Research

At PLP we recognise the need to ground reform in independent and rigorous research, and research programmes are developed in accordance with our aim of improving access to justice for those most in need of it. To this end, our projects focus on the judicial review process and various aspects of alternative dispute resolution. Research is also undertaken to explore and develop policy reform proposals, and policy initiatives often stimulate the need for new areas of research. Similarly, the insights gained through the organisation’s casework, advice and training work are also utilised in its research work.

PLP has been, perhaps uniquely, at the cutting edge of action-based research that brings together academics, practitioners and policy makers to address central issues concerned with access to justice. Over the years, PLP has undertaken, or been involved in, a number of important research projects which have played a part in government policy formation and legal reform, and received national attention.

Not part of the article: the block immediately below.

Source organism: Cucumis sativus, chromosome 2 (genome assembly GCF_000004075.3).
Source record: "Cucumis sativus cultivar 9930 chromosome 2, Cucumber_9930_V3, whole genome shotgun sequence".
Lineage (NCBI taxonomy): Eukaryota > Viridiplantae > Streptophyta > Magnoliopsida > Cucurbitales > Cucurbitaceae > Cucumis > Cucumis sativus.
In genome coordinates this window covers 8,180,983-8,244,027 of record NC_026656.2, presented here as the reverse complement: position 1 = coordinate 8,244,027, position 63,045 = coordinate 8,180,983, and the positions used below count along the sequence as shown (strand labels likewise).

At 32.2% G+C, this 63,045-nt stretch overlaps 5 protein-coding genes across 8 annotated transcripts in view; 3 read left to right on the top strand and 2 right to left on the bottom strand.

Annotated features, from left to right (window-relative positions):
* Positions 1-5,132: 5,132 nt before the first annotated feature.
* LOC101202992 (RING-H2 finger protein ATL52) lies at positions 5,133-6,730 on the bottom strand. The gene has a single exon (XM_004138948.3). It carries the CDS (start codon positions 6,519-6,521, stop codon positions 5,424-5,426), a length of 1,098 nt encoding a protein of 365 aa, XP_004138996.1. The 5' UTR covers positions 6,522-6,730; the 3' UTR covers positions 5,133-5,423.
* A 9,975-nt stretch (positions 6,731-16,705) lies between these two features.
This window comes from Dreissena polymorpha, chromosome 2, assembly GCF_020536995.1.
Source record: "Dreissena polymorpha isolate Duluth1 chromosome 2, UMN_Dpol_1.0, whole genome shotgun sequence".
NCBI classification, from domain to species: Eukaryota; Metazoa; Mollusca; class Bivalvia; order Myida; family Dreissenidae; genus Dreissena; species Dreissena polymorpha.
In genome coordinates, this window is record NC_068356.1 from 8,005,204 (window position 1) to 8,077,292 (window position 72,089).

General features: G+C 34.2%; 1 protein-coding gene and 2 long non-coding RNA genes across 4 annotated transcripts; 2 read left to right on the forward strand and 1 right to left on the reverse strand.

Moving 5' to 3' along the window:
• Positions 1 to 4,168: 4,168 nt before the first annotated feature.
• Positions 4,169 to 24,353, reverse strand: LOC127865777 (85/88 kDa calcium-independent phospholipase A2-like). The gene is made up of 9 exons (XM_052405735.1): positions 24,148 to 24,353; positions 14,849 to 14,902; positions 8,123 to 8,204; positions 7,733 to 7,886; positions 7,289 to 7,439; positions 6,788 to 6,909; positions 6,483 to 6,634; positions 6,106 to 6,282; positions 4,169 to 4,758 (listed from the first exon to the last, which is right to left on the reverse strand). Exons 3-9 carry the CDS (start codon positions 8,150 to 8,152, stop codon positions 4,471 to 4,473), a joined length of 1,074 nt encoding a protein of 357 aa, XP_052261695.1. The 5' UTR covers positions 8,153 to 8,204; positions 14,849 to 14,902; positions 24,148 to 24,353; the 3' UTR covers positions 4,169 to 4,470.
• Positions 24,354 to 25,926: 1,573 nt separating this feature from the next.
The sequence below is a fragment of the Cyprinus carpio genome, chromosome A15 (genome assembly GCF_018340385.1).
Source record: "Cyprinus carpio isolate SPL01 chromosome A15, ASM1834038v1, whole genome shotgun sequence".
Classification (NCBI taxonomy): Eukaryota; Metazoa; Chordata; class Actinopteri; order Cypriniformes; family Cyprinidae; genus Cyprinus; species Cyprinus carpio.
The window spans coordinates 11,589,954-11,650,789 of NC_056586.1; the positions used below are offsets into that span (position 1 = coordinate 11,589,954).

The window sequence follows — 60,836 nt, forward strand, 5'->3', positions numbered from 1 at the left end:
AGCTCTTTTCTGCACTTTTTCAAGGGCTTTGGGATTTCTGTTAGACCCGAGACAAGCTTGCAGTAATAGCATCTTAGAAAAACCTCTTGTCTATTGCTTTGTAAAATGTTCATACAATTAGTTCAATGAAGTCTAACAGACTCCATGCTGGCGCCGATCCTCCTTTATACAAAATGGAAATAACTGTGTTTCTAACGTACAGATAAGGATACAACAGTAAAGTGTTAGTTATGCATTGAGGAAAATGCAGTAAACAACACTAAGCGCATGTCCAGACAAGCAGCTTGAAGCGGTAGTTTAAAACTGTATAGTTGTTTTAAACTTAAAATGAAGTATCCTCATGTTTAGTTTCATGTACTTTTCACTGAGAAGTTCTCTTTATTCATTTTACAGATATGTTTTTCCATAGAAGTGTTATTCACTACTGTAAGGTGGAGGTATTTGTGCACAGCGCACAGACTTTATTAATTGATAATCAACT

All of our published research to date is available in the research section of our Resource Library.

...there may also be cases in which any individual, simply as a citizen, will have sufficient interest to bring a public authority’s violation of the law to the attention of the court, without having to demonstrate any greater impact upon himself than upon other members of the public. The rule of law would not be maintained if, because everyone was equally affected by an unlawful act, no-one was able to bring proceedings to challenge it.

Lord Reed, Judgement Walton (Appellant) v The Scottish Ministers (Respondent) (Scotland) UKSC 2012